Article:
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The Independent Felonious Purpose Limitation

Case: State v. Shock, 68 Mo. 552 (1878) [pp. 442-446, n. 2]

Facts: Δ beat a child pretty badly, and the child died. Issue is whether the felony-murder doctrine should apply.

Holding: No felony murder. At CL a homicide committed in the willful and malicious infliction of great bodily
harm was murder, though death was not intended; but this wasn’t because such infliction of great bodily harm
was in itself a felony, in the perpetration of which the homicide was committed, but because such infliction of
great bodily harm was an act malum in se, and the part is held liable for the harm. But such a homicide, where
death wasn’t intended, is not a willful deliberate and premeditated killing, and not murder committed during or
in furtherance of a felony, so not murder in 1st degree. A simple unintentional killing usually classed as murder
in the 2nd - but here it was deliberate and intentional. Court concludes that here the jury could find murder in
1st on the theory of a willful, deliberate and premeditated killing.

• The merger doctrine comes into play when statutes don’t have just enumerated predicate felonies, but
says something like dangerous felonies. Basically - the rule is that assault merges with murder.

Class Notes

• Merger Doctrine - its own limitation on the felony murder rule

o Not an exception to the felony murder - rather it goes along with it. Universal concept.
• The way the murder statute worked back then
o Murder = everything that was murder at CL
o Then it said, 1st degree murder were those that were premeditated, or committed in perpetration
of either an enumerated or other felony
• Problem with that - the jury instruction told the jury that they can convict the Δ of 1st
degree murder if they found he caused the death of the victim with the intention to cause
great bodily injury
 What's wrong with this instruction? –
• Murder at CL - need malice - prove malice by intent to kill or intent to
commit serious bodily injury, or abandoned & malignant heart, or felony
• At CL - prosecution could prove either intent to kill or intent to do
great bodily harm
• Problem is that it's only 1st degree murder (by the statute) if premeditated
or felony murder
• The instruction to the jury said you can convict of 1st degree if he
did with intent to do great bodily harm. Statute doesn’t say you can
do this.
• So, then the State tries to argue - this is felony murder
o Predicate felony is the assault with intent to commit great bodily harm (that was what established
the jury instruction).
• Problem - the predicate felony necessarily merges with the homicidal act
• Can't rely on any felony as predicate
o You can take any homicidal act (manslaughter) and make it murder
• Can't allow government to say they're guilty of committing involuntary manslaughter,
and in the course of committing involuntary manslaughter (the felony), because of the
death, use felony-murder rule, and so they're guilty of murder. It's all one act - you can't
bundle them together.
o The felony is not independent enough from the death to warrant felony murder. The felony has to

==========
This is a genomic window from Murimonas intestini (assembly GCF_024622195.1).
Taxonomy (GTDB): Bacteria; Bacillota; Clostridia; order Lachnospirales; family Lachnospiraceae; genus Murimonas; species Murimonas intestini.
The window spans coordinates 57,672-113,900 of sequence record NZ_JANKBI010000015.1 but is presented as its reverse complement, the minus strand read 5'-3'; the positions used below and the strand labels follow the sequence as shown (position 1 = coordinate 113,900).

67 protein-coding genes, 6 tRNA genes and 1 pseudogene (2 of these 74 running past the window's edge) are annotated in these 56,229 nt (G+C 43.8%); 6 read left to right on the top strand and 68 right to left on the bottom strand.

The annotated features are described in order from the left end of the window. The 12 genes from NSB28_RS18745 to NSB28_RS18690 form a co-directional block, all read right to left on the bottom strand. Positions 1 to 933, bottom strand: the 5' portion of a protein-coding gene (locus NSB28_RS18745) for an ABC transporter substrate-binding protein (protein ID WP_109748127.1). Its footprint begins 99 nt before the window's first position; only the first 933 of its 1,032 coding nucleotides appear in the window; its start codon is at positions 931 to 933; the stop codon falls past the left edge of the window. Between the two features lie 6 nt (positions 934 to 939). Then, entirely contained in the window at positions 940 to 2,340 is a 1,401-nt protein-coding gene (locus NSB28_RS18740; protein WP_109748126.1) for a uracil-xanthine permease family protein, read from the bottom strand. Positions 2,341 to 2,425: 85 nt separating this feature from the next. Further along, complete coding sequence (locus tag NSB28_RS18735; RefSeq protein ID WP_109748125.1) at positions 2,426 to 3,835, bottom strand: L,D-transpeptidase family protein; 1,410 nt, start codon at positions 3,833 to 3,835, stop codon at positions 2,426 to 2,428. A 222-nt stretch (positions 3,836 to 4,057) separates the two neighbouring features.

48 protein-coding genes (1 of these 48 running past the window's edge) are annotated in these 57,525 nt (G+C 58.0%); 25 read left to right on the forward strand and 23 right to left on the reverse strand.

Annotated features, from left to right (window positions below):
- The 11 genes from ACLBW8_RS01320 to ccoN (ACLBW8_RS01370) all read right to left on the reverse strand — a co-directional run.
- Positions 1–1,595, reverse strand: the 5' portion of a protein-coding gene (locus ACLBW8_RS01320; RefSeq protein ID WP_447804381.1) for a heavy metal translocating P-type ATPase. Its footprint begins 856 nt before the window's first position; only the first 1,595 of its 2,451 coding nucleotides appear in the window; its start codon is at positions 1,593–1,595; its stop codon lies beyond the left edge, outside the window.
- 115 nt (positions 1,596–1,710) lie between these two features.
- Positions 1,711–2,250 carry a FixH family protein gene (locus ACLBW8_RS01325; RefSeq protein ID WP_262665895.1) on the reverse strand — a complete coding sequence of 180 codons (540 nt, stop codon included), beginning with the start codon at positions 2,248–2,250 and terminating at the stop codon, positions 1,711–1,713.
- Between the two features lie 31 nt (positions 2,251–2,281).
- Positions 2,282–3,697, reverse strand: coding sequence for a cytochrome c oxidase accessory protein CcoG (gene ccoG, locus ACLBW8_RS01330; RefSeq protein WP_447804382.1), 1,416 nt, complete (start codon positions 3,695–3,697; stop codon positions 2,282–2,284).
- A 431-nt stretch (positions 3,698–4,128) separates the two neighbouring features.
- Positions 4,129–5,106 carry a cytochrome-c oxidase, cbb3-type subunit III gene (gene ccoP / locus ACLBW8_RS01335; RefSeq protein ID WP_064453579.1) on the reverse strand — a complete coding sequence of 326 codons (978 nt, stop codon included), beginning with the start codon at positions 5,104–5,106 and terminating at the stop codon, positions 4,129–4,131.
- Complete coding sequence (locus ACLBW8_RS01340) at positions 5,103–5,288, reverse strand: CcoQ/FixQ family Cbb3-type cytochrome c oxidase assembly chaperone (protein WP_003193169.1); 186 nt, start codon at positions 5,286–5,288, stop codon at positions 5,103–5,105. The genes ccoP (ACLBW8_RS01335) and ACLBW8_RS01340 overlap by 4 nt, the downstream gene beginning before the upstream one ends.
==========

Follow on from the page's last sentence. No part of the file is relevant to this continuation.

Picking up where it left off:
be independent of the homicidal act.
• Cases that don’t merge into the homicide:
o Robbery/rape - those felonies - there's an independent felonious purpose. They're necessarily
tied together.
o The notion of the felony murder doctrine - it's a very unusual thing (usually require mens rea)
• If you allowed every assault to be a predicate felony, then everything becomes murder
 If u punch someone, and that person dies as a result - that becomes felony murder
- even though no intent to kill or do great bodily harm
• The whole concept of felony murder is that the mental state and the willingness to
commit the predicate felony is a form an indifference to human life
• When looking at merger - you're looking for an independent predicate felony that exists aside from the
homicidal act
o Something that has an independent purpose for committing the felony - not entangles with the
intention to hurt the victim
o Must be something separate from the homicide - something that serves as a proxy for malice –
• you have to prove malice in a more direct form if not an independent felony.
• Child abuse, if it leads to death - statutory crime
o Is this an independent felony or should it merge with the homicidal act itself?
• Argument for saying it should merge - just like every other assault, except it's on a child
• Argument for saying it's an independent felony (thereby allowing the felony murder rule)
- child abuse is qualitatively diff from assault. It's diff because you're abusing the most
vulnerable ppl in our society. It's about power - it has an independent purpose.
• So basic rule - don’t use assault as a predicate felony
o Exception would be: if you assault A, and B comes along to help A, and you intentionally shoot
B, then B's killing was a separate independent act. The assault is independent of the homicide
here. So you could use felony murder.
• So the assault on A is the proxy for malice, and you don’t have to prove the intent to kill
B (via felony murder)
o But, if you intend to shoot A, but miss and shoot B, can't use felony murder. Of course, you can
use transferred intent to prove murder otherwise.